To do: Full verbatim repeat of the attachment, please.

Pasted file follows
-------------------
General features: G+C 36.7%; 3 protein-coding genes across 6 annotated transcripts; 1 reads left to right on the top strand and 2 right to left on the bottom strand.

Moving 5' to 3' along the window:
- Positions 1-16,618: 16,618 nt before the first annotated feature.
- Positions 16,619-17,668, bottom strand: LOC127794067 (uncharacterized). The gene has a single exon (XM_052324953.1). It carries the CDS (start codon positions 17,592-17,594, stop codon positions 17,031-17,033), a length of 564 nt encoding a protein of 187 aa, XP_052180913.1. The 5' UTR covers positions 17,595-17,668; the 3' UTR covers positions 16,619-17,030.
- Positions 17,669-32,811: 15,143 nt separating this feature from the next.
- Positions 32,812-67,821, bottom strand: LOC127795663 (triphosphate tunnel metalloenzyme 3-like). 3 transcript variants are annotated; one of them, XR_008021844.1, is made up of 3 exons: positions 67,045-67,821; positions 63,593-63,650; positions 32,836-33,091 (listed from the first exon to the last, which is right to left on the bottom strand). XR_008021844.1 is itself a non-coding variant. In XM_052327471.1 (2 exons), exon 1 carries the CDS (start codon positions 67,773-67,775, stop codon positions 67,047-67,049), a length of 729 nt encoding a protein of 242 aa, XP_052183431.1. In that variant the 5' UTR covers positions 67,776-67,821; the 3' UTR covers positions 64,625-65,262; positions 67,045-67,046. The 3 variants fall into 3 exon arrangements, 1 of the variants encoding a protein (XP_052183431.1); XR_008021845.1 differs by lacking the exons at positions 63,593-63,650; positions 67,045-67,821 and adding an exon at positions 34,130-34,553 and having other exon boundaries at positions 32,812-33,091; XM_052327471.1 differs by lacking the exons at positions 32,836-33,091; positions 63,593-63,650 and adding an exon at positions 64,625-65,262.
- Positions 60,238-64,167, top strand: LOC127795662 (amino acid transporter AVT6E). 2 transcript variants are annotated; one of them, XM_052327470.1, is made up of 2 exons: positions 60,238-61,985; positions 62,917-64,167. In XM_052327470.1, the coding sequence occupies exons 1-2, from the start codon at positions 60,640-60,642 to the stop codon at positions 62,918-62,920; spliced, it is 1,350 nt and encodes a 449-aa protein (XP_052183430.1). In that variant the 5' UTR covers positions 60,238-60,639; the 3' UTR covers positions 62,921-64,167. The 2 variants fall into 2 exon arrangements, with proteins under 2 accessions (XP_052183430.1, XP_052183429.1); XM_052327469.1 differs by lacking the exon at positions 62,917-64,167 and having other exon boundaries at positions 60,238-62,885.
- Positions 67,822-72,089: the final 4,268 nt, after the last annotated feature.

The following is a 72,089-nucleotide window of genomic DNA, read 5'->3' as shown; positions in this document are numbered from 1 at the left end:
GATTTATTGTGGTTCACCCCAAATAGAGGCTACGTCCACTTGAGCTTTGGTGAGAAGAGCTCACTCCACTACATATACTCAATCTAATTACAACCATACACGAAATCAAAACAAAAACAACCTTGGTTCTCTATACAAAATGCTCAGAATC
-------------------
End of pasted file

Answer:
General features: G+C 36.7%; 3 protein-coding genes across 6 annotated transcripts; 1 reads left to right on the top strand and 2 right to left on the bottom strand.

Moving 5' to 3' along the window:
- Positions 1-16,618: 16,618 nt before the first annotated feature.
- Positions 16,619-17,668, bottom strand: LOC127794067 (uncharacterized). The gene has a single exon (XM_052324953.1). It carries the CDS (start codon positions 17,592-17,594, stop codon positions 17,031-17,033), a length of 564 nt encoding a protein of 187 aa, XP_052180913.1. The 5' UTR covers positions 17,595-17,668; the 3' UTR covers positions 16,619-17,030.
- Positions 17,669-32,811: 15,143 nt separating this feature from the next.
- Positions 32,812-67,821, bottom strand: LOC127795663 (triphosphate tunnel metalloenzyme 3-like). 3 transcript variants are annotated; one of them, XR_008021844.1, is made up of 3 exons: positions 67,045-67,821; positions 63,593-63,650; positions 32,836-33,091 (listed from the first exon to the last, which is right to left on the bottom strand). XR_008021844.1 is itself a non-coding variant. In XM_052327471.1 (2 exons), exon 1 carries the CDS (start codon positions 67,773-67,775, stop codon positions 67,047-67,049), a length of 729 nt encoding a protein of 242 aa, XP_052183431.1. In that variant the 5' UTR covers positions 67,776-67,821; the 3' UTR covers positions 64,625-65,262; positions 67,045-67,046. The 3 variants fall into 3 exon arrangements, 1 of the variants encoding a protein (XP_052183431.1); XR_008021845.1 differs by lacking the exons at positions 63,593-63,650; positions 67,045-67,821 and adding an exon at positions 34,130-34,553 and having other exon boundaries at positions 32,812-33,091; XM_052327471.1 differs by lacking the exons at positions 32,836-33,091; positions 63,593-63,650 and adding an exon at positions 64,625-65,262.
- Positions 60,238-64,167, top strand: LOC127795662 (amino acid transporter AVT6E). 2 transcript variants are annotated; one of them, XM_052327470.1, is made up of 2 exons: positions 60,238-61,985; positions 62,917-64,167. In XM_052327470.1, the coding sequence occupies exons 1-2, from the start codon at positions 60,640-60,642 to the stop codon at positions 62,918-62,920; spliced, it is 1,350 nt and encodes a 449-aa protein (XP_052183430.1). In that variant the 5' UTR covers positions 60,238-60,639; the 3' UTR covers positions 62,921-64,167. The 2 variants fall into 2 exon arrangements, with proteins under 2 accessions (XP_052183430.1, XP_052183429.1); XM_052327469.1 differs by lacking the exon at positions 62,917-64,167 and having other exon boundaries at positions 60,238-62,885.
- Positions 67,822-72,089: the final 4,268 nt, after the last annotated feature.

The following is a 72,089-nucleotide window of genomic DNA, read 5'->3' as shown; positions in this document are numbered from 1 at the left end:
GATTTATTGTGGTTCACCCCAAATAGAGGCTACGTCCACTTGAGCTTTGGTGAGAAGAGCTCACTCCACTACATATACTCAATCTAATTACAACCATACACGAAATCAAAACAAAAACAACCTTGGTTCTCTATACAAAATGCTCAGAATC